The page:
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Chinese Garden, Singapore

Park in Jurong East, Singapore

Top 10 Chinese Garden, Singapore related articles

Chinese Garden
Chinese Garden
TypeTourist attraction
LocationYuan Ching Road, Jurong East, Singapore
Area135,000 square meters
Operated byJTC Corporation[1]
OpenOpened daily from 6 am to 11 pm (SST)

Chinese Garden (traditional Chinese: 裕華園; simplified Chinese: 裕华园; Malay: Taman Cina) is a park in Jurong East, Singapore. Built in 1975 by the JTC Corporation and designed by Prof. Yuen-chen Yu, an architect from Taiwan, the Chinese Garden’s concept is based on Chinese gardening art. The main characteristic is the integration of architectural features with the natural environment. The Chinese Garden is modeled along the northern Chinese imperial style of architecture and landscaping.[1] It is located next to Chinese Garden MRT station and connected to the adjacent Japanese Garden by a bridge. Along with Japanese Garden, the two gardens are collectively known as the Jurong Gardens.


Stone Lions

A pair of cloudy-grained marble stone lions at the main gates of the Chinese Garden, guarding the main gates of the Garden. The marble stone used to sculpt the lions was imported from Taiwan.


White Rainbow Bridge, connecting the main entrance with the rest of garden.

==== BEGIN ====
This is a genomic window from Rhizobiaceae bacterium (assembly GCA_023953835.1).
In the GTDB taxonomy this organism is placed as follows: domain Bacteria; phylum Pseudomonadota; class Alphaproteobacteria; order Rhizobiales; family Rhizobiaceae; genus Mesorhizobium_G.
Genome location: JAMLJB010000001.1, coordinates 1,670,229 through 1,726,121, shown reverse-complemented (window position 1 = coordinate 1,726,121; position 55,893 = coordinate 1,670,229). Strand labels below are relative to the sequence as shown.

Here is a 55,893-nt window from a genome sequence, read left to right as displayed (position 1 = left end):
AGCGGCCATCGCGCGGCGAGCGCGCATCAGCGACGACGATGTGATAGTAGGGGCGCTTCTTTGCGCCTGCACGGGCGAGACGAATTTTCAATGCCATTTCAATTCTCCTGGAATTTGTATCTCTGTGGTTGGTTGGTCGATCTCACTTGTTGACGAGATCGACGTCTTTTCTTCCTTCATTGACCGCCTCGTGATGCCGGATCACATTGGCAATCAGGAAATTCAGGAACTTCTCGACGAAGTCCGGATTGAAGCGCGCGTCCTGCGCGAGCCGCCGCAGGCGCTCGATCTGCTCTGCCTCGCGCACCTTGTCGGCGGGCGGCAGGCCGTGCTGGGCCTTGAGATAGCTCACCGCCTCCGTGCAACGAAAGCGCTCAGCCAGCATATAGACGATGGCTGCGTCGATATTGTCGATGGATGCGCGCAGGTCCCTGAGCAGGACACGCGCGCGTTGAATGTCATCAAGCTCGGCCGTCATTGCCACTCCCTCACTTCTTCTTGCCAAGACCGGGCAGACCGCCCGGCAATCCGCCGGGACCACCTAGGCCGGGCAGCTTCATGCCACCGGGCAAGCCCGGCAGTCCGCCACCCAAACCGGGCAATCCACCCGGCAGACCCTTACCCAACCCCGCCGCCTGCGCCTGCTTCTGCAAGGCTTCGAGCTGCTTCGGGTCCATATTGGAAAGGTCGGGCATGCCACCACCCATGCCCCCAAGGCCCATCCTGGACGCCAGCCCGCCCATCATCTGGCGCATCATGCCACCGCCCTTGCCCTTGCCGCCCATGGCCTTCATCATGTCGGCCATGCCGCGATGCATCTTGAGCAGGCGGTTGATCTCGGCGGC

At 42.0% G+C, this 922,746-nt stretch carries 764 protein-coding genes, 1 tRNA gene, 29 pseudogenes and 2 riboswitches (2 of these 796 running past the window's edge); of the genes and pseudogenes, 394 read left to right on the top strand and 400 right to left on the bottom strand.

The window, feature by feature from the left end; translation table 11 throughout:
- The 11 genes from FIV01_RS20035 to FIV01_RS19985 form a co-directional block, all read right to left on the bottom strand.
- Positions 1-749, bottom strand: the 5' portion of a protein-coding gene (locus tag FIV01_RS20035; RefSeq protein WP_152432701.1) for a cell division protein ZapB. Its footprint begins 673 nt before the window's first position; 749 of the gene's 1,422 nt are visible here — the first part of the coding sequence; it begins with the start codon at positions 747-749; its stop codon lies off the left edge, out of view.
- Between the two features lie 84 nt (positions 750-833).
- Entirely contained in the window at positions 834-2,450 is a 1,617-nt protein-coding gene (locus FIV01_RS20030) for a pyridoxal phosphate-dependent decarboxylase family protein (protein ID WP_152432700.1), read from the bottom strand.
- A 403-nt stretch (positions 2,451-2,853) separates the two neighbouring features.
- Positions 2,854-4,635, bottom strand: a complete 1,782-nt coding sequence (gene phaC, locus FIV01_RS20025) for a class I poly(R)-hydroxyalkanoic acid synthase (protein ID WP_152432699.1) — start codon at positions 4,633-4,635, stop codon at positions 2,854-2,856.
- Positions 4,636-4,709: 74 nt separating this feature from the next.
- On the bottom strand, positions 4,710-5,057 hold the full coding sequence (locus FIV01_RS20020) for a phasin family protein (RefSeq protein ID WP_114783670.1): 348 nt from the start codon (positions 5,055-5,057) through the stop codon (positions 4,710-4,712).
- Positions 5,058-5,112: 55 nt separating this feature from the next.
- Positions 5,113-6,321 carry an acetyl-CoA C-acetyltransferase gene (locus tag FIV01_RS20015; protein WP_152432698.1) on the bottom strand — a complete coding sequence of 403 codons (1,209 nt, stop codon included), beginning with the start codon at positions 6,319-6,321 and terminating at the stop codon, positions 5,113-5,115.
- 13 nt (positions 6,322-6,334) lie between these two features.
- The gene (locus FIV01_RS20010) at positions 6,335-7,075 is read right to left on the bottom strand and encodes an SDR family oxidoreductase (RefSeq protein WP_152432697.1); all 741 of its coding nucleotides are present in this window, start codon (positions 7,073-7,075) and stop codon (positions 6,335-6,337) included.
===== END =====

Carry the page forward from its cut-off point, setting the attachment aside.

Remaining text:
Bridge of Double Beauty, connecting the Chinese Garden with the Japanese Garden.

The 13-arch White Rainbow Bridge (Chinese: 白虹橋, Bái hóngqiáo) at the Garden follows the style of the Seventeen-Arch Bridge at the Summer Palace in Peking.

In 1989 a second bridge, the Bridge of Double Beauty, was built, to connect the Chinese with the Japanese Garden.

Main Arch Building

The Main Arch Building is a standard Chinese arch building. This building is popular for picture-taking. Inside the main arch building, there are two courtyards, namely the “Early Spring Courtyard” and “Garden Courtyard”. Also, there is a fishpond in the centre which is named the “Fishes Paradise”.

Stone Boat and Tea House

A famous traditional feature of Chinese architecture is the Stone Boat structure. Its design and architectural beauty are considered to be a fine art that has been praised by people throughout the world.

The style of Yao-Yueh Fang (the Stone Boat) in the Chinese Garden is based on the Peking style, but with some adaptations in the design and usage of materials.

The Ming Hsiang Hsieh (Tea House) is a miniature structure following the style of the elaborate, winding gallery at the Summer Palace. This meandering design is a characteristic and graceful Chinese architectural feature.


The 7-storey pagoda with some of the Eight Heroes in the foreground.
The twin pagodas

In ancient times, pagodas, originally simple tower structures located beside temples, were used for the storage of human ashes (in urns) by Buddhists. In later times, pagodas were developed into structures which are considered to possess "striking architectural beauty".

The Ru Yun T'a (7-storey pagoda) is situated on a small hill in the Chinese Garden. Its typical pagoda design follows the style of Linggu Temple Pagoda at Nanjing.

Pavilion, Plateau and Tower